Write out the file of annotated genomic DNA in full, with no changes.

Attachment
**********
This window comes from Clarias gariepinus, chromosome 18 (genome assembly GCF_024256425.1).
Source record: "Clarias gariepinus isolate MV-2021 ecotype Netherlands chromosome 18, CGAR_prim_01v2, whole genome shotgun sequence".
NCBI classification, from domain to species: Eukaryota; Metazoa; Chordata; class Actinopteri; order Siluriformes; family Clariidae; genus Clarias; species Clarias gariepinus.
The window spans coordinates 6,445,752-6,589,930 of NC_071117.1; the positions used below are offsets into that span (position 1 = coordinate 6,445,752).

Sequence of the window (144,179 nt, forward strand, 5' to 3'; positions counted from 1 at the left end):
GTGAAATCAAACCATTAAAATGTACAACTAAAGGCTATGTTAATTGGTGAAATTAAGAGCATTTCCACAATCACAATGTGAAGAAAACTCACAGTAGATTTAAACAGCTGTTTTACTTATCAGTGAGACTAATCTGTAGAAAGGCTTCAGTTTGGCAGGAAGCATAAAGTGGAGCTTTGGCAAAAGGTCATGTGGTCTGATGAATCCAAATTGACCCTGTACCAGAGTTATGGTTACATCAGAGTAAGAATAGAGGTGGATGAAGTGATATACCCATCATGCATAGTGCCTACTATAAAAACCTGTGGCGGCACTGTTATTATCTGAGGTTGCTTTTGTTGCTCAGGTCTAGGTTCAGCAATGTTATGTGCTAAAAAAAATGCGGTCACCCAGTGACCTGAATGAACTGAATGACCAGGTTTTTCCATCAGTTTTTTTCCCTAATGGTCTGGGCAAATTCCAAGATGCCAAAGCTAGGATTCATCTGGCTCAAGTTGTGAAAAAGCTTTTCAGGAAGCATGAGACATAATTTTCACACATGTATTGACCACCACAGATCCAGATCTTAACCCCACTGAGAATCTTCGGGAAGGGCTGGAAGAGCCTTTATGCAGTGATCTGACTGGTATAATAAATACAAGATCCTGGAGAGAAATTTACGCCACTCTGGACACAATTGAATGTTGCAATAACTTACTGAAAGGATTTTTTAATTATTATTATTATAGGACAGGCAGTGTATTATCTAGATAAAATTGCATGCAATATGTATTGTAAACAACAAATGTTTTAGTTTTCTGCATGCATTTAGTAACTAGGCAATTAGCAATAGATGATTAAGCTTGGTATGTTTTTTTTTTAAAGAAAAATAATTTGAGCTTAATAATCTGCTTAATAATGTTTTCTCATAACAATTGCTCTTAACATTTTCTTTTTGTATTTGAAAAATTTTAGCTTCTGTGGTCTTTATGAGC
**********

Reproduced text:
This window comes from Clarias gariepinus, chromosome 18 (genome assembly GCF_024256425.1).
Source record: "Clarias gariepinus isolate MV-2021 ecotype Netherlands chromosome 18, CGAR_prim_01v2, whole genome shotgun sequence".
NCBI classification, from domain to species: Eukaryota; Metazoa; Chordata; class Actinopteri; order Siluriformes; family Clariidae; genus Clarias; species Clarias gariepinus.
The window spans coordinates 6,445,752-6,589,930 of NC_071117.1; the positions used below are offsets into that span (position 1 = coordinate 6,445,752).

Sequence of the window (144,179 nt, forward strand, 5' to 3'; positions counted from 1 at the left end):
GTGAAATCAAACCATTAAAATGTACAACTAAAGGCTATGTTAATTGGTGAAATTAAGAGCATTTCCACAATCACAATGTGAAGAAAACTCACAGTAGATTTAAACAGCTGTTTTACTTATCAGTGAGACTAATCTGTAGAAAGGCTTCAGTTTGGCAGGAAGCATAAAGTGGAGCTTTGGCAAAAGGTCATGTGGTCTGATGAATCCAAATTGACCCTGTACCAGAGTTATGGTTACATCAGAGTAAGAATAGAGGTGGATGAAGTGATATACCCATCATGCATAGTGCCTACTATAAAAACCTGTGGCGGCACTGTTATTATCTGAGGTTGCTTTTGTTGCTCAGGTCTAGGTTCAGCAATGTTATGTGCTAAAAAAAATGCGGTCACCCAGTGACCTGAATGAACTGAATGACCAGGTTTTTCCATCAGTTTTTTTCCCTAATGGTCTGGGCAAATTCCAAGATGCCAAAGCTAGGATTCATCTGGCTCAAGTTGTGAAAAAGCTTTTCAGGAAGCATGAGACATAATTTTCACACATGTATTGACCACCACAGATCCAGATCTTAACCCCACTGAGAATCTTCGGGAAGGGCTGGAAGAGCCTTTATGCAGTGATCTGACTGGTATAATAAATACAAGATCCTGGAGAGAAATTTACGCCACTCTGGACACAATTGAATGTTGCAATAACTTACTGAAAGGATTTTTTAATTATTATTATTATAGGACAGGCAGTGTATTATCTAGATAAAATTGCATGCAATATGTATTGTAAACAACAAATGTTTTAGTTTTCTGCATGCATTTAGTAACTAGGCAATTAGCAATAGATGATTAAGCTTGGTATGTTTTTTTTTTAAAGAAAAATAATTTGAGCTTAATAATCTGCTTAATAATGTTTTCTCATAACAATTGCTCTTAACATTTTCTTTTTGTATTTGAAAAATTTTAGCTTCTGTGGTCTTTATGAGC